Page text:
Reduce Memory with Data References

Publish Date: Oct 13, 2015 | 20 Ratings | 3.00 out of 5 | Print

Overview

NI LabVIEW abstracts the need to manually manage memory when developing software. The LabVIEW compiler is always analyzing your code to determine how to optimize performance and reduce the amount of memory required. However, advanced users who want more control over memory allocation can create references to data in LabVIEW 2009.

Table of Contents

  1. Background
  2. Basic Example
  3. Using References with Classes
  4. Additional Resources

1. Background

Branching a wire typically requires that LabVIEW create a copy of the data on the wire. This is always true if both branches modify the value or if one modifies it before the other finishes using the original value. Use the "Show Buffer Allocations" option in the LabVIEW tools to highlight where the compiler will allocate additional memory.

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2. Basic Example

The New Data Value Reference node takes any data as input and creates a reference to the data. Note that copying can still occur if the data is forked and used elsewhere.

Figure 1. The New Data Value Reference node creates a reference to data that you can use to transfer and access the data in a serialized way.

Two new nodes are available for the In Place Element Structure to operate on the data and replace it within the original memory location. Multiple In Place Element Structures can exist in the same VI, but only one can operate on the data from a reference at a time, as they are blocking functions to prevent race conditions. 

Figure 2. This VI Snippet illustrates an example of how this feature is used. To try this example in LabVIEW 2009, drag the image to the block diagram.

To help you understand this diagram, consider the individual components shown in this image:

  1. The value of the data for which a reference is created is five.
  2. The New Data Value Reference.vi creates a refnum for this bit of data.
  3. This is an example of what a constant looks like for a data reference.
  4. The In Place Element Structure has a pair of nodes for Data Value Reference Read/Write for dereferencing and rereferencing the data, respectively. This structure blocks the execution of other structures using the same reference until it is finished and the data has been rereferenced.
  5. The error out wire of the Data Value Reference Read node is "True" if the refnum is invalid. You will also receive this effort from the Write Value Reference Node, so you do not have to merge these errors. 
  6. The Delete Data Value Reference.vi ends the lifetime of the refnum and returns the last known value.
  7. This is an example of the terminal for the front panel indicator.

Error Handling

If you have multiple references that you need to simultaneously obtain, LabVIEW will wait at the structure boundary until all the references have been acquired. If any of the references are bad refnums, you have to merge all the errors together before you know whether to do any work.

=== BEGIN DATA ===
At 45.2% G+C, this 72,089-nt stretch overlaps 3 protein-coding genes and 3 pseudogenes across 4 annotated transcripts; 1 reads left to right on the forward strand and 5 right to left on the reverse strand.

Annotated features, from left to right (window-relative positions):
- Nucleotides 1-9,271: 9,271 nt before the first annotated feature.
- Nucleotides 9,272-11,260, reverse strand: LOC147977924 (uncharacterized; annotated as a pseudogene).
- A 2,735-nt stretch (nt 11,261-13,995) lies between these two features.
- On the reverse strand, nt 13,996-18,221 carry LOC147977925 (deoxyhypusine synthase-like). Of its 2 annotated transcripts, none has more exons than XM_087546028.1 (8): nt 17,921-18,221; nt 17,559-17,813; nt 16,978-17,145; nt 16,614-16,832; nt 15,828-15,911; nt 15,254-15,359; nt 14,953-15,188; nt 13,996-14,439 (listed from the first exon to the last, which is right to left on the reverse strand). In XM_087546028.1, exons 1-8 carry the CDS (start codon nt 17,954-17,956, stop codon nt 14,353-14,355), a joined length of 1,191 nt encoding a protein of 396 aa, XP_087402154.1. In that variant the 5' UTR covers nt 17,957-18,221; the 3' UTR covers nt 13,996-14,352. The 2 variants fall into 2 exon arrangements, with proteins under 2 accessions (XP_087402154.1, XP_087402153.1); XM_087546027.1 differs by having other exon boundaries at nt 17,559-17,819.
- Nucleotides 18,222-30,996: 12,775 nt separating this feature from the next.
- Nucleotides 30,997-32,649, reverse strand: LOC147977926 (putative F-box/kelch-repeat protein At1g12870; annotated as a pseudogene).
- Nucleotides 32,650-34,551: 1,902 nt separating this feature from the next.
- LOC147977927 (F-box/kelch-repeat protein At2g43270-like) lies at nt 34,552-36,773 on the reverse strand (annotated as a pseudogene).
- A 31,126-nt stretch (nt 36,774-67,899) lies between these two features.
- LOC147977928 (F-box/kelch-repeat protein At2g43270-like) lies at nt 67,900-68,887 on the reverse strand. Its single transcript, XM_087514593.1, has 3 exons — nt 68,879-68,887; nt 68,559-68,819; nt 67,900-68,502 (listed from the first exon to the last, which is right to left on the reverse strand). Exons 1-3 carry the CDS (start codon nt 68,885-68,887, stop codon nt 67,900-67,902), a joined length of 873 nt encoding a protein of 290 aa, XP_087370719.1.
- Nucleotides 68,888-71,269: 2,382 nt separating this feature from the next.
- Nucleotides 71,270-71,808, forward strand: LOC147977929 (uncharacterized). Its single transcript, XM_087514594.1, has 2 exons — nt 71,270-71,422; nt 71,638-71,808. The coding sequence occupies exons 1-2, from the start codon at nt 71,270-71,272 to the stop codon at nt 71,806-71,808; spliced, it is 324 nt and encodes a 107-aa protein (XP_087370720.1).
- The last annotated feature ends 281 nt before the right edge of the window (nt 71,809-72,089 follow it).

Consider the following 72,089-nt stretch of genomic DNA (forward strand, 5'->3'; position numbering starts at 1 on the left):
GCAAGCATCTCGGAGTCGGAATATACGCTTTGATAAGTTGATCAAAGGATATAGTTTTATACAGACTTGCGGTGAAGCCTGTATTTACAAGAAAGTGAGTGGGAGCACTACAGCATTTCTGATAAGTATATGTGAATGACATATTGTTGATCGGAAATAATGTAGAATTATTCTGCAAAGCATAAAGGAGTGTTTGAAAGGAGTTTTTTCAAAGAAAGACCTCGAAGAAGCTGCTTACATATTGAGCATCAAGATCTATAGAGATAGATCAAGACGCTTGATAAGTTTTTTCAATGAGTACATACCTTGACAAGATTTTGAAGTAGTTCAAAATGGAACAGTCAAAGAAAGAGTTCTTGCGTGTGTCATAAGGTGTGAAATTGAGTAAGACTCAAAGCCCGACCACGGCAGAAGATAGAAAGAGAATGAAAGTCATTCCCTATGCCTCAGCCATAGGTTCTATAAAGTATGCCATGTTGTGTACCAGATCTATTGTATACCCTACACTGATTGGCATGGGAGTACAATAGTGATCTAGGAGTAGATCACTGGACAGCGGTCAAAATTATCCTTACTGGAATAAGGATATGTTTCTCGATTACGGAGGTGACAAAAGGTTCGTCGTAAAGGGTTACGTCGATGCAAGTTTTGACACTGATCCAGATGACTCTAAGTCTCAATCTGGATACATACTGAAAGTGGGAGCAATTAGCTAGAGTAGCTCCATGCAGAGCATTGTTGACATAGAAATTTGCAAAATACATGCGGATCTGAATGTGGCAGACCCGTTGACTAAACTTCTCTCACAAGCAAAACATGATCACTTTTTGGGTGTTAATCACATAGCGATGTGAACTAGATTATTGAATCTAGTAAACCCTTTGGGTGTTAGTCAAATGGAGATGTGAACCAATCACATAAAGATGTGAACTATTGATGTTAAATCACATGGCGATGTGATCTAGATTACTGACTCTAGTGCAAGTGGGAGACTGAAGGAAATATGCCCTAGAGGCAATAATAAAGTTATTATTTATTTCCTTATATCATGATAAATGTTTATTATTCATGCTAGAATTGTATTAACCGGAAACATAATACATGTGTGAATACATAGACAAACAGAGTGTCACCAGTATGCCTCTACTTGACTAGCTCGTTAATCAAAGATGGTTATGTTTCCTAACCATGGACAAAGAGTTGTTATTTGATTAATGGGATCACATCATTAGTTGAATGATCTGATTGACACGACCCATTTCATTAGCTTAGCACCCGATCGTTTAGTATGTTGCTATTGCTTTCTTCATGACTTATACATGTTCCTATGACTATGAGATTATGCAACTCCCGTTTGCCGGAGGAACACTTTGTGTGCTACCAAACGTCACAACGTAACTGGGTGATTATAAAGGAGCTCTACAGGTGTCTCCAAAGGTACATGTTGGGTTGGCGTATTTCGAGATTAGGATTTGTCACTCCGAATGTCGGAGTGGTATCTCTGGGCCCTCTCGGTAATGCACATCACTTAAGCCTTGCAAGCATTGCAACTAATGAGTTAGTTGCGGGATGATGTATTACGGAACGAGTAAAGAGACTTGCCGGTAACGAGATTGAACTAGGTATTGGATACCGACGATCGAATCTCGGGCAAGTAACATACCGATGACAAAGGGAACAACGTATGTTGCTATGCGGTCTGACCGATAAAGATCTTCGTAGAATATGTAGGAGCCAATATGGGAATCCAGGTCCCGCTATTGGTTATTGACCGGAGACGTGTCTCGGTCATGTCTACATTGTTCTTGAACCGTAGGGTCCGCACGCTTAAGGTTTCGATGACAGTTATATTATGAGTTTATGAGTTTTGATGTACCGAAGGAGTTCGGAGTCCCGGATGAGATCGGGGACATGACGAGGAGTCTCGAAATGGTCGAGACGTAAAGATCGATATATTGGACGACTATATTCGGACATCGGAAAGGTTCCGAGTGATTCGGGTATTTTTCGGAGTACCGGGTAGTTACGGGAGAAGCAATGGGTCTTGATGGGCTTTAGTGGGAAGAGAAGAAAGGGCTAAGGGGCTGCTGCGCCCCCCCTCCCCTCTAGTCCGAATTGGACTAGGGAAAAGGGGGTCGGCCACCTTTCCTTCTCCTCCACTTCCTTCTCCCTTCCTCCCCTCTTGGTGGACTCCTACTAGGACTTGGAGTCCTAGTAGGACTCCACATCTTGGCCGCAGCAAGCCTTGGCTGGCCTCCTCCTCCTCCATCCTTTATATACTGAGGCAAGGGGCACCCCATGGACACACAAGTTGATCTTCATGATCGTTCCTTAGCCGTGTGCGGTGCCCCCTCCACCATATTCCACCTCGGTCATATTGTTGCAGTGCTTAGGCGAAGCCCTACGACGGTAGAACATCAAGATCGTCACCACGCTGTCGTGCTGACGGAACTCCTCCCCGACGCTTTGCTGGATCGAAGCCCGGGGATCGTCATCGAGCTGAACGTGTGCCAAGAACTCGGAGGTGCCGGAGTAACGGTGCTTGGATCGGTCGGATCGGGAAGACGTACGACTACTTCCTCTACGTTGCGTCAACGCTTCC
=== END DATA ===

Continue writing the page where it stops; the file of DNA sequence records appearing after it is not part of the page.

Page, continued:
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3. Using References with Classes

You can use data references with any data type, including classes. LabVIEW classes have a hierarchical relationship, and references to classes mimic that hierarchy. In other words, a subVI that expects a parent class reference can be passed a child class reference.

Configuration options on a LabVIEW class give you the ability to restrict the creation and destruction of references to member VIs of the class. You can guarantee that any reference to the class is one that has been defined through the proper initialization method whenever you encounter that type on any other VI's diagram.

Figure 3. You can restrict the creation and deletion of references to classes from the properties dialog for a LabVIEW class.

If the class is marked that only member VIs can create references for the class, then the New Data Reference function simply breaks if you try to create a reference to the class type on any other VI's diagram – this is enabled by default. A reference to a cluster of the class or an array of the class cannot be restricted.

You must maintain the type of reference at runtime, which means that you cannot exchange data values. With a new Preserve Run-Time Class.vi primitive, LabVIEW can guarantee runtime type consistency that you can use to swap two values. If you need a class reference that lets you change the underlying object, create a reference to a cluster of the class. This gives you the ability to swap values at the cost of hierarchical casting.

Figure 4. The "Preserve Run-Time Class.vi" gives you the power to swap values of different references.

A second option allows a parent class to become the exclusive factory for references for all descendant types, which is disabled by default. That restriction works the same as the restriction for references to the class itself.

If you have a data refnum for a child class, you can use To More Generic.vi to upcast to a parent class reference. Likewise, you can later use To More Specific.vi to bring the reference back to the original type. Upcast coercion dots appear when you wire a ref-to-child-class wire to a ref-to-parent-class terminal. 

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4. Additional Resources

Learn more about other new features in LabVIEW 2009

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